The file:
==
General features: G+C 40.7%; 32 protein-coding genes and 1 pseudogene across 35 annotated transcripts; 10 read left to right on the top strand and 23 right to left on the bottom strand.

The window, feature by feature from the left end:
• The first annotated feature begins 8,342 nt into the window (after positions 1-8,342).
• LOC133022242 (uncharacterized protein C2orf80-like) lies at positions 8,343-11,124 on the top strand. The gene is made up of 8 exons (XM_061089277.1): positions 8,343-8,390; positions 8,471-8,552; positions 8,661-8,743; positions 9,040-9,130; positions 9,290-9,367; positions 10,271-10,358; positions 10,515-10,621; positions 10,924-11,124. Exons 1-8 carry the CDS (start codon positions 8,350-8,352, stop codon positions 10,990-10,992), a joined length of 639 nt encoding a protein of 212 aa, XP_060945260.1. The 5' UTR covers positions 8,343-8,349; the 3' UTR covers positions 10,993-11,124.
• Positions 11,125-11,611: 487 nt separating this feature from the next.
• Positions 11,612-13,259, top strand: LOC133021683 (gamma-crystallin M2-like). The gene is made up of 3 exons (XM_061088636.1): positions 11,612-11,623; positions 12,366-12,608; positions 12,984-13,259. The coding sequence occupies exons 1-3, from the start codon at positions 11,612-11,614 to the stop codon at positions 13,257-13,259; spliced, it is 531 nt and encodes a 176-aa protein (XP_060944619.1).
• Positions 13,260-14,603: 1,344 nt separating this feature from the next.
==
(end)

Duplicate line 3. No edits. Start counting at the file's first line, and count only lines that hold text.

• The first annotated feature begins 8,342 nt into the window (after positions 1-8,342).